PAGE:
The court also stated that the city could amend its general plan to make it consistent with zoning ordinance, and the referendum. The court noted that, in Lesher, supra, 52 Cal.3d 531, it had determined that an initiative instituting an invalid zoning ordinance cannot be used to alter a general plan, but the question of whether a referendum would be void if the city or county’s only option was to amend the general plan had not been answered. Nor did the court consider whether a local government could show that it would be futile to amend the zoning code, because no zoning designation consistent with the general plan amendment would be consistent with the intent of the referendum.

Justice Chin’s brief concurrence noted that a remand might not have been necessary, given that there appear to be other designations available. But, he acknowledged that the city could still challenge the validity of the referendum, if the city could establish that it would be impossible to make the general plan and zoning code consistent, should the referendum succeed.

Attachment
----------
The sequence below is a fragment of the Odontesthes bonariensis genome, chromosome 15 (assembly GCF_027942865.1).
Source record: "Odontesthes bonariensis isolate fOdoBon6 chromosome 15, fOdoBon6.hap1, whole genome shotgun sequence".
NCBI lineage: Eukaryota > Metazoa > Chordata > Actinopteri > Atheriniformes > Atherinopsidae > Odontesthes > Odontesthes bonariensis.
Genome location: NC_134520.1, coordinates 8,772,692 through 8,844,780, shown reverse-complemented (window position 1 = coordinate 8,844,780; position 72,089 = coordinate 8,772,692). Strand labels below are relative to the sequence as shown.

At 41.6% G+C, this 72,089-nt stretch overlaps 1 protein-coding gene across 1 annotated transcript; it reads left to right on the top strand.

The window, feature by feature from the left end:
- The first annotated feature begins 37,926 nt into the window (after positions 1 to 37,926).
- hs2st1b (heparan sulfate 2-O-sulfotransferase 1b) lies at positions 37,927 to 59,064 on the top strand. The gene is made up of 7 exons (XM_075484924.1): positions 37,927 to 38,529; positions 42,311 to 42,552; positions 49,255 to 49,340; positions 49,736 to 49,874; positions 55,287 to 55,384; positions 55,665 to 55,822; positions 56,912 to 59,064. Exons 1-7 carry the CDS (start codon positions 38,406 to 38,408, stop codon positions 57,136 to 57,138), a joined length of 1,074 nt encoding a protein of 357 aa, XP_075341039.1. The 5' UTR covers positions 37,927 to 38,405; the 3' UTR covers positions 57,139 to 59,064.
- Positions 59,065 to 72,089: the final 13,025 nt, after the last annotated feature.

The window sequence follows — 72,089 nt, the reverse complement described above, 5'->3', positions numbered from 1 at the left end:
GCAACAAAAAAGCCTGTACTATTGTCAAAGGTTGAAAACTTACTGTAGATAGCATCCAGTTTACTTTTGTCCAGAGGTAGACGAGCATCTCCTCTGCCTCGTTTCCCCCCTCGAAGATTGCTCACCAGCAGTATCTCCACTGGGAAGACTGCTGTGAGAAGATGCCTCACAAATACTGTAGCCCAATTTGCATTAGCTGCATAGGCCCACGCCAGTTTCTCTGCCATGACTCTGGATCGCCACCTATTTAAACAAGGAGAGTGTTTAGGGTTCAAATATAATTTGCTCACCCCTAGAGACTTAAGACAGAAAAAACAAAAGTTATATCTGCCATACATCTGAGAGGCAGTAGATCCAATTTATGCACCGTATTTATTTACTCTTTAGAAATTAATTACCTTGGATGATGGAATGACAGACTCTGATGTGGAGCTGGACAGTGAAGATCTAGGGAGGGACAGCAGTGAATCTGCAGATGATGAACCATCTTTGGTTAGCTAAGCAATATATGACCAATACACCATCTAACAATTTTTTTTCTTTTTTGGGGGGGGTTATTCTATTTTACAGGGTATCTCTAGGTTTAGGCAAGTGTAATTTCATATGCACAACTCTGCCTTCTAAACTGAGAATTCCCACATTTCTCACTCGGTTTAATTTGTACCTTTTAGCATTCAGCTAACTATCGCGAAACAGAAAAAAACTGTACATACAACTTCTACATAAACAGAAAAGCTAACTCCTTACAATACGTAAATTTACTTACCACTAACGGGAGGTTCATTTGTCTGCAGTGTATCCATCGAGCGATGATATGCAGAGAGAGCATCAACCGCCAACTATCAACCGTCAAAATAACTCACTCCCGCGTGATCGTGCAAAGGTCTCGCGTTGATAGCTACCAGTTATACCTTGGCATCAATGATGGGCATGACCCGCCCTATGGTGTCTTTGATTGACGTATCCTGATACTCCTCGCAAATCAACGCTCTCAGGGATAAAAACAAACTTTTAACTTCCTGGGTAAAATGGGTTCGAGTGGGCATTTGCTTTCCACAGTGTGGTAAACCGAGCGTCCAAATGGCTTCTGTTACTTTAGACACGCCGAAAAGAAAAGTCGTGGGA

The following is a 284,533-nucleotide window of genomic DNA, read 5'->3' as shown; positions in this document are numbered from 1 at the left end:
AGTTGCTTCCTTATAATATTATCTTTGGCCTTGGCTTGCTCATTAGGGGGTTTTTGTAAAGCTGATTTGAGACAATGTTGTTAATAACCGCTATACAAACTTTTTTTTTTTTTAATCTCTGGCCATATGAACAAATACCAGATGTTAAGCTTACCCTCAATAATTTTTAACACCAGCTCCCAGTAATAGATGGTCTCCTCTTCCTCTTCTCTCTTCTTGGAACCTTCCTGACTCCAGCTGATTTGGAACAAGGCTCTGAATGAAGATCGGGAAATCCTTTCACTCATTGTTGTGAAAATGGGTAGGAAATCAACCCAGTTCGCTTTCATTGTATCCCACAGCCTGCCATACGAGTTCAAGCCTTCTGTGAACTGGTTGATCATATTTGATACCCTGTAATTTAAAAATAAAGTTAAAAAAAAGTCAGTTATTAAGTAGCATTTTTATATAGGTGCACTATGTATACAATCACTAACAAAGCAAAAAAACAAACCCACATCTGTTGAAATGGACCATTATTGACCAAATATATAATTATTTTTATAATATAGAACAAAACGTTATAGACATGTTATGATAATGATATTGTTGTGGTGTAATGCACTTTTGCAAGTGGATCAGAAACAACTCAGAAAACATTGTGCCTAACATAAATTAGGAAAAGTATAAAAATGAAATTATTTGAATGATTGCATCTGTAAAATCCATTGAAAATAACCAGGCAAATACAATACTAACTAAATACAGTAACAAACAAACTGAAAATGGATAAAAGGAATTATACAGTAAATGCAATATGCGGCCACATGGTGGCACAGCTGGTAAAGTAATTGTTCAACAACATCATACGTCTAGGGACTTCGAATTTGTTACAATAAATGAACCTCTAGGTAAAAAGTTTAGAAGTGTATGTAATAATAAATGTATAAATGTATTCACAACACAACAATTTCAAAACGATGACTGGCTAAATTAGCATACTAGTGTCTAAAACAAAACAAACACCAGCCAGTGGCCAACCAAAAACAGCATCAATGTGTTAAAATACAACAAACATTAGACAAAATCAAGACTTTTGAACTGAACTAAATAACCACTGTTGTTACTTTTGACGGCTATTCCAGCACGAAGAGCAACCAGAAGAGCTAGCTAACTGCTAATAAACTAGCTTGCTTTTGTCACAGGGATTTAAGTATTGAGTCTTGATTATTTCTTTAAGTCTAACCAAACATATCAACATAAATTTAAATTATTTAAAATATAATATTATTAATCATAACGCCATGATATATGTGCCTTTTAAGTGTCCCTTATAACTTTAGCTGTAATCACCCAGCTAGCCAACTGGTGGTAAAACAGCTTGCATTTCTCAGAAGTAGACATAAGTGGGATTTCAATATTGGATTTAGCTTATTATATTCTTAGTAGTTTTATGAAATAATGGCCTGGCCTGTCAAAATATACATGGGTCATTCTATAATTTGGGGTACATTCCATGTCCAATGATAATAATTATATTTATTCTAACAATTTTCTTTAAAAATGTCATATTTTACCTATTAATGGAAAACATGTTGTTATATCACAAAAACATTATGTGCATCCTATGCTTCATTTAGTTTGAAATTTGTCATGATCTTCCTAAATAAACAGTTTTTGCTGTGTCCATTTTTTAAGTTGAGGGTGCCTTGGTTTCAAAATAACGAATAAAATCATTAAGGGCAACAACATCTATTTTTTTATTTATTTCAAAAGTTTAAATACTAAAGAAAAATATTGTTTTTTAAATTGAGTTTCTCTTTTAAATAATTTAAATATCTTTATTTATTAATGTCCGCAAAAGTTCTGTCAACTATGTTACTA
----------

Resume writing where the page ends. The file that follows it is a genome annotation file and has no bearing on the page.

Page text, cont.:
Sara F. Dudley

Sixth District Court of Appeal Upholds Trial Court’s Use of Interlocutory Remand on Determination Regarding General Plan Consistency

The Sixth District Court of Appeal held in the partially-published opinion, Highway 68 Coalition v. County of Monterey (2017) 14 Cal.App.5th 883, that general plan consistency is not a CEQA issue, and therefore mandate procedures for CEQA violations are inapplicable.

The Trial Court Proceedings

In 2012, Monterey County certified an EIR for an 11-acre shopping center project. The county’s general plan requires a specific finding of “a long-term sustainable water supply,” but in approving the project the board of supervisors determined only that the project had an “adequate long-term water supply.” After the county approved the project, Highway 68 Coalition filed a petition for writ of mandate challenging approval of the project on both CEQA and general plan consistency grounds. The trial court rejected the CEQA claims, but issued an order of interlocutory remand to the county to clarify whether there was a long-term sustainable water supply using the specific language mandated by a general plan policy. The board of supervisors held a hearing on remand and made the specific findings required by the general plan.